by M. Weisberger, January 7, 2020 in LiveScience
About 790,000 years ago, a meteor slammed into Earth with such force that the explosion blanketed about 10% of the planet with shiny black lumps of rocky debris. Known as tektites, these glassy blobs of melted terrestrial rock were strewn from Indochina to eastern Antarctica and from the Indian Ocean to the western Pacific. For more than a century, scientists searched for evidence of the impact that created these pitted blobs.
But the crater’s location eluded detection — until now.
Geochemical analysis and local gravity readings told researchers that the crater lay in southern Laos on the Bolaven Plateau; the ancient impact was concealed under a field of cooled volcanic lava spanning nearly 2,000 square miles (5,000 square kilometers), the scientists reported in a new study.
Was the crater buried? On Laos’ Bolaven Plateau, the scientists found a site where fields of volcanic lava might have hidden signs of an older meteor impact. In a region that the researchers targeted as a likely spot for a crater, most of the lava flows were also in the right age range: between 51,000 and 780,000 years old.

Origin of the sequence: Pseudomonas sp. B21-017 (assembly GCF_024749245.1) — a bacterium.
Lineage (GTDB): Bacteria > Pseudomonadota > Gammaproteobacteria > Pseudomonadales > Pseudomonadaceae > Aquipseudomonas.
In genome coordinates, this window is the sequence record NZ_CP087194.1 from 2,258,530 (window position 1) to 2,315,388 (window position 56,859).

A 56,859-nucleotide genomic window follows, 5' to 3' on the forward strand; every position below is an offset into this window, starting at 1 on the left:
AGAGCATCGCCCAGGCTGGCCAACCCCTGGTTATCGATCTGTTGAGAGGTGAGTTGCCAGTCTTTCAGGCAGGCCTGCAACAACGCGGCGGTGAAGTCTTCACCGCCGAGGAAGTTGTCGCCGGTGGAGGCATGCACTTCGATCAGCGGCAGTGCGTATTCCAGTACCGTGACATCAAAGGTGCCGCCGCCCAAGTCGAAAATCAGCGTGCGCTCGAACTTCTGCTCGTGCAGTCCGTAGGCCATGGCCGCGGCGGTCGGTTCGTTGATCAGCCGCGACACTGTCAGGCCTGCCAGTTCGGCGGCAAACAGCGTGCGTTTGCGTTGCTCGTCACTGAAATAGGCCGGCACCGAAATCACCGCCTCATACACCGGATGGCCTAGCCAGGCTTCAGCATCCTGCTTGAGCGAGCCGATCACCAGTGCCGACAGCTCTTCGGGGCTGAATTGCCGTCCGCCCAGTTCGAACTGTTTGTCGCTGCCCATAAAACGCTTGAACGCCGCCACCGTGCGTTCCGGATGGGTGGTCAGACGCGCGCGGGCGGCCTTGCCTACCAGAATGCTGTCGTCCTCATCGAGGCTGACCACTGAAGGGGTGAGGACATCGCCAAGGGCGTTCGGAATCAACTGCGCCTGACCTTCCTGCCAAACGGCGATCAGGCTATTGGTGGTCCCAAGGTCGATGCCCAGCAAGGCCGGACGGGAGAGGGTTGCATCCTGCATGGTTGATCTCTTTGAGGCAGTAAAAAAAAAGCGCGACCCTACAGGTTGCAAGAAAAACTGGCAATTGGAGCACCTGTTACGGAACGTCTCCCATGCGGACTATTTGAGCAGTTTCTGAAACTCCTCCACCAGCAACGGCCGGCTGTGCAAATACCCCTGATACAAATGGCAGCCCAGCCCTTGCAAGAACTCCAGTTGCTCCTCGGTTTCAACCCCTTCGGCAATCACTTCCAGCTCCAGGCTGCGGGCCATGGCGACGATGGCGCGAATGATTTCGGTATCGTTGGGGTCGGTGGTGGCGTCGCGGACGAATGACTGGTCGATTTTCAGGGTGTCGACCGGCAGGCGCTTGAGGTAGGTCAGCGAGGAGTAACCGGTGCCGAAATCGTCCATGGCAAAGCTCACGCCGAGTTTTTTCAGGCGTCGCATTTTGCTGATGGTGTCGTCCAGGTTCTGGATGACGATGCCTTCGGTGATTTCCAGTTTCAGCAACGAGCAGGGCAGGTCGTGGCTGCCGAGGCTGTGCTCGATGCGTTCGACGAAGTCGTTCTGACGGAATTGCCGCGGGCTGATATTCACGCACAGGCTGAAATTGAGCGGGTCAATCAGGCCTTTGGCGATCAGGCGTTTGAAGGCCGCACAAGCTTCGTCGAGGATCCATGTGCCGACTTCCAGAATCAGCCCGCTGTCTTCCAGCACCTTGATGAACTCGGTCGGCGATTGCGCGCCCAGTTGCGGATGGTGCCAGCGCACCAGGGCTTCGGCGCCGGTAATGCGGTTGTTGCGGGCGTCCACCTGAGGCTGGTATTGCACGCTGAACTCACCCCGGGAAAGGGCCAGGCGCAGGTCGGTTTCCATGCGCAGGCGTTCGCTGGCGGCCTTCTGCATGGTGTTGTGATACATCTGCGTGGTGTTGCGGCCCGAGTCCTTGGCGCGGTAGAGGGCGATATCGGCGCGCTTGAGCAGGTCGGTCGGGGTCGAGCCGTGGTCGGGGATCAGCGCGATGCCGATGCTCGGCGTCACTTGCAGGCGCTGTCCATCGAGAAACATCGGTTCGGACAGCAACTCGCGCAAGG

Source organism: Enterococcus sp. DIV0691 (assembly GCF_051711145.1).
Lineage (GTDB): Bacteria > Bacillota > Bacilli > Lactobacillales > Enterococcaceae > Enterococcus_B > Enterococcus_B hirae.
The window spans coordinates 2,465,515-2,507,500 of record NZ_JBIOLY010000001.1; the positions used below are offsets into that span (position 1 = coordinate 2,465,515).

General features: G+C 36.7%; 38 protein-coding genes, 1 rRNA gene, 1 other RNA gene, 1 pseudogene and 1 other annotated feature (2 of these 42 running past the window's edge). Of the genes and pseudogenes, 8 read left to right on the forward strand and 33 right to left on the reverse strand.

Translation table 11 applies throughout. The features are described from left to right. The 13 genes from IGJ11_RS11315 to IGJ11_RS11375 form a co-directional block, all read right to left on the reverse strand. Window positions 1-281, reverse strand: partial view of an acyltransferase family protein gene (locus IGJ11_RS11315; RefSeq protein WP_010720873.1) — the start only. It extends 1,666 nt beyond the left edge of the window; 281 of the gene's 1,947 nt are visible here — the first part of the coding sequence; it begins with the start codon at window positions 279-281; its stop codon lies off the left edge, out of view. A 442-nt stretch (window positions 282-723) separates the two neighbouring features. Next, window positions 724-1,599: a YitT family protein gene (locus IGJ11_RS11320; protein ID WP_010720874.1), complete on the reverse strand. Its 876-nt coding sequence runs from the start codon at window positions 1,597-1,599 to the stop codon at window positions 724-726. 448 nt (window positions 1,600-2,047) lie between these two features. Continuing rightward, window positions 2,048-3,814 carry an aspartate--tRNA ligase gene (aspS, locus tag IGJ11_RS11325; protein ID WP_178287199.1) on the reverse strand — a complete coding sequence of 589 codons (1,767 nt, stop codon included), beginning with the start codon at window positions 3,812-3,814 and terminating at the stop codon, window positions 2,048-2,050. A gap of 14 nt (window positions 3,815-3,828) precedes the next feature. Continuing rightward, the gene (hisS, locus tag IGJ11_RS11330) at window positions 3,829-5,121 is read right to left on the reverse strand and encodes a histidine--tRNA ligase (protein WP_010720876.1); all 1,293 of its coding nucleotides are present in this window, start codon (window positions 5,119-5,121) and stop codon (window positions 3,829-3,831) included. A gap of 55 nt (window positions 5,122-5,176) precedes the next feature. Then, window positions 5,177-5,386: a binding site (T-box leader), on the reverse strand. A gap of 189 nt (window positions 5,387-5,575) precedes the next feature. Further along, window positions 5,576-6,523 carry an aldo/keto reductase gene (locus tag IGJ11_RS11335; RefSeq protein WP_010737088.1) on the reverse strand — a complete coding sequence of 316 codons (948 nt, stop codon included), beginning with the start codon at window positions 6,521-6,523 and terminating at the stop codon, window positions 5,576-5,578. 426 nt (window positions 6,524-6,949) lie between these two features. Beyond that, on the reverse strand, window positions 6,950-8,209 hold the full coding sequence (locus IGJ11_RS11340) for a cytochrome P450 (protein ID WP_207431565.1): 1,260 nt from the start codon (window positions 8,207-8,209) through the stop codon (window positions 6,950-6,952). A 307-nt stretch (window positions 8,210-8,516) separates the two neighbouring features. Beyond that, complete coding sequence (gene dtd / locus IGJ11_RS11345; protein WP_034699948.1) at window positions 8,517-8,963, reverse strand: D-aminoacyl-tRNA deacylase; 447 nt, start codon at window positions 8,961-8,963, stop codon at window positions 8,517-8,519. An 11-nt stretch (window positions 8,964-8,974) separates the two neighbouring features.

The study authors peered below the lava’s surface by taking gravity readings at more than 400 locations. Their resulting gravity map showed one area “of particular interest” with a gravitational anomaly, a subsurface zone less dense than the volcanic rock surrounding it. Their measurements hinted at an elliptical, “elongated crater” about 300 feet (100 m) thick, about 8 miles (13 km) wide and 11 miles (17 km) long, according to the study.
Together, all of these clues suggested that “this thick pile of volcanic rocks does indeed bury the site of the impact,” the scientists wrote.
The findings were published online Dec. 30 in the journal Proceedings of the National Academy of Sciences.